Bhavsinghji General Hospital is the only civil hospital in Porbandar district, Gujarat, and needed all the support to cater to a large influx of patients. ONGC Foundation installed a PSA plant which helped to treat 200 patients daily in the second wave of Covid-19.
Dr Dharmesh Parikh, Assistant Administrator, Government hospital, Porbandar district, Gujarat, shares that with the help of the PSA plant, all the ventilators and ICU beds became functional. “As this is a remote district, this plant made it easy to handle emergencies,” he says, highlighting the need for the 1500 LPM plant. “During the second wave, the hospital was full and this plant made it easy to supply oxygen to the patients.”
Another PSA Plant was installed in the Mon district of Nagaland as ONGC Foundation's outreach programme to cater to Covid-19 patients.
The cost to set up one such plant is about Rs 1.73 cr. Special training was given to engineers to ensure smooth functioning of the plant. ONGC Foundation will also maintain the PSA plants for the next five years.
For the people residing in and around Rajabari, Sivasagar, this multi-speciality hospital has proven to be a blessing. Assessing the need of marginalized workers of the surrounding tea gardens and residents of the neighbouring villages, ONGC Foundation had sanctioned funds of over Rs 300 cr to Aurangabad-based Dr Babasaheb Ambedkar Vaidyakiya Pratishthan to build this greenfield hospital.
During Covid-19, the hospital became a life-saver for the people living in the vicinity, as all the good medical facilities are very far. Before this hospital was built, the people would have need to travel to Dibrugarh (around two hours drive) or Guwahati (around an 8-hour drive) for any treatment.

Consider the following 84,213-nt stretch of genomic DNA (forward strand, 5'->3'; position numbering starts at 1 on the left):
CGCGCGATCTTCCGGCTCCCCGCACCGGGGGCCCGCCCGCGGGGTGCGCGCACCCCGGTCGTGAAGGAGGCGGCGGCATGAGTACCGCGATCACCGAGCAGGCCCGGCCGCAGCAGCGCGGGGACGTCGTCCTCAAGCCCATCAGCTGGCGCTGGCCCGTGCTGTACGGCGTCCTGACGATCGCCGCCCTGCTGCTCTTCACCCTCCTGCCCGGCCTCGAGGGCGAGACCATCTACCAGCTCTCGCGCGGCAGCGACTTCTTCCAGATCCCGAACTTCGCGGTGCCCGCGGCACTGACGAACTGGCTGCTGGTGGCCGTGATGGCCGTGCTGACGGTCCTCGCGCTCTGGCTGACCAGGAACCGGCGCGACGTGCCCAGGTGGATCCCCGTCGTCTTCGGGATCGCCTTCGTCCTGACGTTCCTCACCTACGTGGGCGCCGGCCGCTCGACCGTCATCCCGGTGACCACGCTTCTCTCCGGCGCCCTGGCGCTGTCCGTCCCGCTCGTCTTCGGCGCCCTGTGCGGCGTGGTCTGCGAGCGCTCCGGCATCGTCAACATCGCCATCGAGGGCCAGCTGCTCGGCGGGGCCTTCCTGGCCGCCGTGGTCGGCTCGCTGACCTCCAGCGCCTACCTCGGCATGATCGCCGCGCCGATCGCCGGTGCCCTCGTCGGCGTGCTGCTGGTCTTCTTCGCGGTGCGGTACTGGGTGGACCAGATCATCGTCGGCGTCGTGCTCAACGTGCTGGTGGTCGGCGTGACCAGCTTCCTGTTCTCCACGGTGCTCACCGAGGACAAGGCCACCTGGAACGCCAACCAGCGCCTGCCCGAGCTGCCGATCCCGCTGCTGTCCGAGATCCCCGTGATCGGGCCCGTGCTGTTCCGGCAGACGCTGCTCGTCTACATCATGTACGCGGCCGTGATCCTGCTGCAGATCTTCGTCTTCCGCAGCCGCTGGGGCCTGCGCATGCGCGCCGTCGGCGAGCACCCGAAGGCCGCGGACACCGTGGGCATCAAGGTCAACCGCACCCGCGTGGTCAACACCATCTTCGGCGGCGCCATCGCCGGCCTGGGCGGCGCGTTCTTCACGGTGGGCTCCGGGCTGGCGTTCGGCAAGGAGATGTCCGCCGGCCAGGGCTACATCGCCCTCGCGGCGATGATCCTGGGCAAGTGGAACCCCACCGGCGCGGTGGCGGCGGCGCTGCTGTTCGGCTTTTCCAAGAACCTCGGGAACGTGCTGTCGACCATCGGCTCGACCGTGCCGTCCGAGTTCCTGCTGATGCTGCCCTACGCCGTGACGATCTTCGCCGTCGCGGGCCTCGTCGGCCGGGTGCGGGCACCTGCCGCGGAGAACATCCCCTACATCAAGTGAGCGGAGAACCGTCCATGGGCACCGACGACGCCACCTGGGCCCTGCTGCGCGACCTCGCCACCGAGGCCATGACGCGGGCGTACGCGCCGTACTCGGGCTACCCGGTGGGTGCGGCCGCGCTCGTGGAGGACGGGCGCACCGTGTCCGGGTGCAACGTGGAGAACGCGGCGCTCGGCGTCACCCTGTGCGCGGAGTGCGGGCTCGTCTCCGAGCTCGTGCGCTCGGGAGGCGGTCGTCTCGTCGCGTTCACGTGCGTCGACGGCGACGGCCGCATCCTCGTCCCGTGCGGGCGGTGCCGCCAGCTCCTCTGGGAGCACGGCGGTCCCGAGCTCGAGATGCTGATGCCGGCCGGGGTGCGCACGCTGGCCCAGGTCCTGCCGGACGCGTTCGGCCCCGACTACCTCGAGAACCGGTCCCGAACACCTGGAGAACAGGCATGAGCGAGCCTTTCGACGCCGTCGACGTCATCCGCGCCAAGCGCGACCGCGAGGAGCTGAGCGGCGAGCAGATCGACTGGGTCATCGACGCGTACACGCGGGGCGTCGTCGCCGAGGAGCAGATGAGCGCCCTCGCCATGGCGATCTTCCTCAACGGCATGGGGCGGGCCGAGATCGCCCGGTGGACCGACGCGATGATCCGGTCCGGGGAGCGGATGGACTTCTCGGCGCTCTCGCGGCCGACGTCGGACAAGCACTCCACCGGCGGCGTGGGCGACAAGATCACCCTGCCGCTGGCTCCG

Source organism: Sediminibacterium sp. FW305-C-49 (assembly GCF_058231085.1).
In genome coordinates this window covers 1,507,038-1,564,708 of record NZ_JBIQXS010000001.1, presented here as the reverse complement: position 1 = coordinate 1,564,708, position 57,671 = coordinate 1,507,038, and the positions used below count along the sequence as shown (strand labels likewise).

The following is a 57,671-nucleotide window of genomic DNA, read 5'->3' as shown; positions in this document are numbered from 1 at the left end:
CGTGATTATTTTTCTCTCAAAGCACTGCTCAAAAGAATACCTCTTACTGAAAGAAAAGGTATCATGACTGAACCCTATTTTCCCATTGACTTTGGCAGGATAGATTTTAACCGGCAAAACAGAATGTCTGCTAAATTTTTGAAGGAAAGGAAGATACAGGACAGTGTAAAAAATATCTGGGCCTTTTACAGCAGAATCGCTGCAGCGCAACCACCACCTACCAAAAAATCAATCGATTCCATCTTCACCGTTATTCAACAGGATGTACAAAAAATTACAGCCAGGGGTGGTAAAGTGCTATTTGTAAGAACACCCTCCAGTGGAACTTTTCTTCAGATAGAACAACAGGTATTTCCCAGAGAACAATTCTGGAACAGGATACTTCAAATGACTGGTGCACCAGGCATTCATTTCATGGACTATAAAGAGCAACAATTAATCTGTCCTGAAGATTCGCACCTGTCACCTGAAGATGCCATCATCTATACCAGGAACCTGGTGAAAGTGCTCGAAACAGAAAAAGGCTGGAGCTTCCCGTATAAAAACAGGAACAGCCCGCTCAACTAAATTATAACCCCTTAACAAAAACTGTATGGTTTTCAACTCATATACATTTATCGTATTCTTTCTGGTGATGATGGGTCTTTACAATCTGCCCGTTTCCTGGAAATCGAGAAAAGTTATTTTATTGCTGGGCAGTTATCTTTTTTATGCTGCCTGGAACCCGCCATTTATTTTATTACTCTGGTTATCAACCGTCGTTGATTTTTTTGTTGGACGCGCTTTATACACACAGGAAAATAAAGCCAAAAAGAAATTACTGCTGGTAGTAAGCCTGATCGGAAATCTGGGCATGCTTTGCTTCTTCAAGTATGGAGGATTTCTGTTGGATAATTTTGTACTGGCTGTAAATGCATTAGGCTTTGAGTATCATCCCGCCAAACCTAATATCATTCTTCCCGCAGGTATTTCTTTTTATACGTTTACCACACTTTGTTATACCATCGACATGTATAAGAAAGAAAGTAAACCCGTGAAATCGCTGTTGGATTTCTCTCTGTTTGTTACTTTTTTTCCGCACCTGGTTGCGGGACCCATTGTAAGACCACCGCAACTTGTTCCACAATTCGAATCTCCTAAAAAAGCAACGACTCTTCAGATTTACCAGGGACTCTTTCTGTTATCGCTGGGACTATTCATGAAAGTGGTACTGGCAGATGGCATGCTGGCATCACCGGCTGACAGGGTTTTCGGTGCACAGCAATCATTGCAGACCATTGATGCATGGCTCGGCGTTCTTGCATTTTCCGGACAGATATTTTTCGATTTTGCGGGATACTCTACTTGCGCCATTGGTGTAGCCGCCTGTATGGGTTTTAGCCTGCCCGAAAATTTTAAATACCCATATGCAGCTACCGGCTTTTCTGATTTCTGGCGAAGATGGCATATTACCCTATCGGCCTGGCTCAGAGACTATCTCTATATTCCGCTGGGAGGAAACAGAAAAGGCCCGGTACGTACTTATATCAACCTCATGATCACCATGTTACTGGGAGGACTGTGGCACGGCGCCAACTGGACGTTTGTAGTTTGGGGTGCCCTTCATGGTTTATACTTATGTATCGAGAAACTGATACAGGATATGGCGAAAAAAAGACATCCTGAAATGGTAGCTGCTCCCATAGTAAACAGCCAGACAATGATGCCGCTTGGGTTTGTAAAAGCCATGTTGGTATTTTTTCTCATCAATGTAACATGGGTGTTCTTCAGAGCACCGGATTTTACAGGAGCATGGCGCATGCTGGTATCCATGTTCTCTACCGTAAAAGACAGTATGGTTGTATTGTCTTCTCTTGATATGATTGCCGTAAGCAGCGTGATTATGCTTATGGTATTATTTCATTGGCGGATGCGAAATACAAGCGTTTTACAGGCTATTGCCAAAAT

The sound infrastructure and expert doctors helped the people in the vicinity sail through the pandemic. Rajani Borgohain, a patient, talks about her treatment, “I was admitted in the extended ICU for seven days for Covid-19. Thanks to the good care that I received in those days that I am now back to my healthy state.”
Dr. Prakash Kolnurkar, CEO, Siu Ka Pha Hospital, says that the aim of the hospital is to serve the local people at the grassroot level so that they do not need to visit any other healthcare centre for their medical needs. The hospital has the facility to conduct RT-PCR tests. Siu Ka Pha Hospital handled close to 853 Covid-19 cases during the peak time. Almost 240 Covid-19 patients were kept in the ICU. “Apart from the usual medications and procedures, we also worked on boosting the morale of the patients during the pandemic,” says Pronami Konwar, a nurse.
The hospital started off as a 20-bed medical unit to serve the people of the region. During the Covid-19 waves, ONGC Foundation immediately provided two inflatable units, each with a capacity of 20 beds and these helped in creating the much-needed isolation wards.
ONGC Foundation also supplied PPE kits, face masks, hand sanitisers to the doctors and other healthcare workers. In addition to this, it distributed ration kits to the needy who lived in the areas near the hospital.